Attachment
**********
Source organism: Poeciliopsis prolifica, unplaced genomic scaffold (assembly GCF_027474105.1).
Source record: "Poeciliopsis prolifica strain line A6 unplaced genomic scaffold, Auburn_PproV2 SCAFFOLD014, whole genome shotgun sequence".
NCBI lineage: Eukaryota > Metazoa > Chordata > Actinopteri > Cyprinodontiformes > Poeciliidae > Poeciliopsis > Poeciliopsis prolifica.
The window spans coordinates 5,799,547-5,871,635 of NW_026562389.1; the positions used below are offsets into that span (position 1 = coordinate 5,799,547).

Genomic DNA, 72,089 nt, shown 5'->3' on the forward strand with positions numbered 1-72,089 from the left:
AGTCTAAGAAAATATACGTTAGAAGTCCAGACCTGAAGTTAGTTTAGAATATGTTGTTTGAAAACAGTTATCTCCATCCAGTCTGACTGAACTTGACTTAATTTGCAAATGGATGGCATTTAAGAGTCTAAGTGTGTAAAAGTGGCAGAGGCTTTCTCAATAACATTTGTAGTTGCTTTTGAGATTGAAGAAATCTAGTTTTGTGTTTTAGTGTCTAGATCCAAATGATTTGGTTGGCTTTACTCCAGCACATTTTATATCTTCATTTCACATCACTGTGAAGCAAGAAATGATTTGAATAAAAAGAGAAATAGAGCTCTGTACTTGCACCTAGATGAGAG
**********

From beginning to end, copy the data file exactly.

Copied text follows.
Source organism: Poeciliopsis prolifica, unplaced genomic scaffold (assembly GCF_027474105.1).
Source record: "Poeciliopsis prolifica strain line A6 unplaced genomic scaffold, Auburn_PproV2 SCAFFOLD014, whole genome shotgun sequence".
NCBI lineage: Eukaryota > Metazoa > Chordata > Actinopteri > Cyprinodontiformes > Poeciliidae > Poeciliopsis > Poeciliopsis prolifica.
The window spans coordinates 5,799,547-5,871,635 of NW_026562389.1; the positions used below are offsets into that span (position 1 = coordinate 5,799,547).

Genomic DNA, 72,089 nt, shown 5'->3' on the forward strand with positions numbered 1-72,089 from the left:
AGTCTAAGAAAATATACGTTAGAAGTCCAGACCTGAAGTTAGTTTAGAATATGTTGTTTGAAAACAGTTATCTCCATCCAGTCTGACTGAACTTGACTTAATTTGCAAATGGATGGCATTTAAGAGTCTAAGTGTGTAAAAGTGGCAGAGGCTTTCTCAATAACATTTGTAGTTGCTTTTGAGATTGAAGAAATCTAGTTTTGTGTTTTAGTGTCTAGATCCAAATGATTTGGTTGGCTTTACTCCAGCACATTTTATATCTTCATTTCACATCACTGTGAAGCAAGAAATGATTTGAATAAAAAGAGAAATAGAGCTCTGTACTTGCACCTAGATGAGAG